jugs
09-02-2011, 09:27 AM
The very major difference with a rolling element bearing is the difference in the curvature of the element to the race. The increase in contact patch under load is orders of magnitude less under load compared to a plane bearing. The plane bearing has the overwhelming advantage in lower force per unit area.

This isn't theoretical and it isn't "what I think". It is the reason that plane bearings are used for the heaviest loads.


LIKE THIS (http://www.powertransmission.com/issues/0207/skf.htm) ??

OR THIS (http://cranetalk.com/ptc.htm) 2500 ton, sorry, can't find my link to a 3500 ton beast (all use rolling bearings)

aboard_epsilon
09-02-2011, 10:01 AM
LIKE THIS (http://www.powertransmission.com/issues/0207/skf.htm) ??
he he he ..all that devopment that goes into the bearing ..and when a bit of a gust of wind comes along...and you get gearbox failure

http://images.pennnet.com/articles/pe/thm/th_0708pef6t-photo-2.jpg


then .

http://jcwinnie.biz/wordpress/imageSnag/0102094952200.jpg

then

http://www.richarddows.co.uk/wp-content/uploads/2008/07/turbine2.jpg

all the best.markj

lazlo
09-02-2011, 12:00 PM
Here are plane bearings that are intended to run dry metal on metal.

http://bearing.firstbronze.com/viewitems/powdered-metal-bearings-and-thrust-washers/dri-plane-sleeve-plain-bearings.

Those are self-lubricating sintered bearings with dry (probably graphite or teflon) lubrication impregnated in them.

Self-lubricating bearings for pins/bushings and wear plates are very common in the mold industry:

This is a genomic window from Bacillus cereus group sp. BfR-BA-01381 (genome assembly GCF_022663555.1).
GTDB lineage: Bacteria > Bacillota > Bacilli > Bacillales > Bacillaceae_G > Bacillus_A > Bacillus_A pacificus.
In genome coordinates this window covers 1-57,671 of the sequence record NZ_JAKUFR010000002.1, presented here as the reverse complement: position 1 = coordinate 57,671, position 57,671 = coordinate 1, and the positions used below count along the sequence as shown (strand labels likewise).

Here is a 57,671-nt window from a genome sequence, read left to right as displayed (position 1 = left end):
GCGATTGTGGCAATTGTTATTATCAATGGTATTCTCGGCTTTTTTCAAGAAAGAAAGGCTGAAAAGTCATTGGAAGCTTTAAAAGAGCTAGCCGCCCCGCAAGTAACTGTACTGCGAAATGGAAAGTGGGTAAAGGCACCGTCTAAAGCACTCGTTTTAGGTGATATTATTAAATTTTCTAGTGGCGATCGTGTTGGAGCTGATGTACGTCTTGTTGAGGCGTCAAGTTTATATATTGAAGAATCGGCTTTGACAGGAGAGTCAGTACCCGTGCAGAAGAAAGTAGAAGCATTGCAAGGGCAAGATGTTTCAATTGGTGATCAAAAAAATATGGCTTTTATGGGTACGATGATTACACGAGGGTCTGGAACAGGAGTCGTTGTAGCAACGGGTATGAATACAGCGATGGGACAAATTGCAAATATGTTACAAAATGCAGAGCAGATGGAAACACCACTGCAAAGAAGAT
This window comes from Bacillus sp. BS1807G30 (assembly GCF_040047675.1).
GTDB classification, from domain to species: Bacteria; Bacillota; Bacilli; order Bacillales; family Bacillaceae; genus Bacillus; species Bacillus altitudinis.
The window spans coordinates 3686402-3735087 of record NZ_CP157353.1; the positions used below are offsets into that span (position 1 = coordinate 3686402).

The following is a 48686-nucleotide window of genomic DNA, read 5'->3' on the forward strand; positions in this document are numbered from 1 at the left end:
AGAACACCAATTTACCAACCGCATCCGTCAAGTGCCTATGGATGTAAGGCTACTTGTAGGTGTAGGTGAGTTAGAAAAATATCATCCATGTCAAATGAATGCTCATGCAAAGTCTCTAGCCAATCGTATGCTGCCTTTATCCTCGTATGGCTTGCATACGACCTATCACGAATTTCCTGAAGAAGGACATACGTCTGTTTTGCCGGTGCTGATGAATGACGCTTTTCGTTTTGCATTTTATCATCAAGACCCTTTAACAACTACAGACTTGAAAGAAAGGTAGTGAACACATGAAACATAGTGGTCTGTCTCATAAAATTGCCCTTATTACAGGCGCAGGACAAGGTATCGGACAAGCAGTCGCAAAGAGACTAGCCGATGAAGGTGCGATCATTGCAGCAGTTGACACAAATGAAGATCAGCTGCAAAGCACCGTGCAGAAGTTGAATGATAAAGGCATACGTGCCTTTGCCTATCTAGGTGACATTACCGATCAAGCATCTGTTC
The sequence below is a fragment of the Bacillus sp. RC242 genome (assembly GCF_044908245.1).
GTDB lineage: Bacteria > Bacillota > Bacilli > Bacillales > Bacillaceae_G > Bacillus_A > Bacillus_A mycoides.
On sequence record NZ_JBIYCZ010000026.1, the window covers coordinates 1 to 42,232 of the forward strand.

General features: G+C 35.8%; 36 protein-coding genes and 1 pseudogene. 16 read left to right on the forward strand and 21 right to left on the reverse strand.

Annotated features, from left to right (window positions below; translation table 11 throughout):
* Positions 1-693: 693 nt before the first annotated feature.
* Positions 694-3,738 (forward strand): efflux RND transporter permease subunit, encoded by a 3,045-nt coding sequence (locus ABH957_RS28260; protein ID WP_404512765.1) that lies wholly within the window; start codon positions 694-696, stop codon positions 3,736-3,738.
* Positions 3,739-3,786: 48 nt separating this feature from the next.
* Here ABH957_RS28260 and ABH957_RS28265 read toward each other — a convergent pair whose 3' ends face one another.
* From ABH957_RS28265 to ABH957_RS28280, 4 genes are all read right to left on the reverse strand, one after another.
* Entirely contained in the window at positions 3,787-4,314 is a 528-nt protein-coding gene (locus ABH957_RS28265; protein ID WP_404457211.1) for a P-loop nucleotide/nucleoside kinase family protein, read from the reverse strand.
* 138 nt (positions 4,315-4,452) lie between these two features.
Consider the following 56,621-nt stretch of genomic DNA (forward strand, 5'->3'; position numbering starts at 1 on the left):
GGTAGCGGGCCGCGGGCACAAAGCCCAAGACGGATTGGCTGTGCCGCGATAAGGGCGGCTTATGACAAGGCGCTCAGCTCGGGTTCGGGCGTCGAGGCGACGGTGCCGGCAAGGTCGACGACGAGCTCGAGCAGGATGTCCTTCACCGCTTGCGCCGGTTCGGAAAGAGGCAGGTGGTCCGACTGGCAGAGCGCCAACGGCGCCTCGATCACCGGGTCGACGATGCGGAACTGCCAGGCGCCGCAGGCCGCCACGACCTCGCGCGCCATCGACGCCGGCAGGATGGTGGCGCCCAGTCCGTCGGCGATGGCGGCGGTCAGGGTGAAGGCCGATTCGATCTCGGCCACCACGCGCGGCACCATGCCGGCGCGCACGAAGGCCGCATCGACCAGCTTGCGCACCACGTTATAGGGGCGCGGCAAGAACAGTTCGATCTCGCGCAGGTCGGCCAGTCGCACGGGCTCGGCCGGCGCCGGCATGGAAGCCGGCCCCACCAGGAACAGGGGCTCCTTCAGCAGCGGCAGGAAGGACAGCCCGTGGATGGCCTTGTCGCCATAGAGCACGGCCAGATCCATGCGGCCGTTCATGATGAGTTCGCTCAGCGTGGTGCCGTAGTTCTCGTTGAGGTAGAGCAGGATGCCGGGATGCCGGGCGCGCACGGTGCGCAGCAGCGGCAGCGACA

http://img.directindustry.com/images_di/photo-m2/self-lubricating-plain-bearing-438640.jpg

lazlo
09-02-2011, 12:13 PM
A plain bearing MUST have a semi-line contact if dry...... otherwise it was a shrink-fit and not much good for a bearing.

it seems to be fairly well known that the oil is substantially pressed out after standing, and also that heavy loading (which presses out lube) causes wear.

The mechanics of a hydrodynamic (plain) bearing are really complicated. The bearing is riding on an oil wedge, which changes depending on rotational speed, the changing clearance of the bearing (due to manufacturing imperfection and wear) and the viscosity of the oil, which changes from the heat of the bearing. The oil swirls around the bearing in a very complicating oscillating pattern.

That's why precision hydrodynamic bearings have a lemon-shaped bore: to minimize the "oil whip" -- the random oscillation due to the oil movement.
That's the reason Richard Moore explains that they didn't use plain bearings in the Moore jig bores -- they couldn't get the oil whip down to the level of TIR they needed.

Spectraquest has a great white paper explaining the hydrodynamic effects. You have to sign-up to get the full paper, but it's free:

Effects of Clearance on Damping in Fluid Film Bearing
(http://www.spectraquest.com/tech/Effects_Clearanc_Damping_Fluid_Bearing.shtml)
http://www.spectraquest.com/tech/images/Effect1.jpg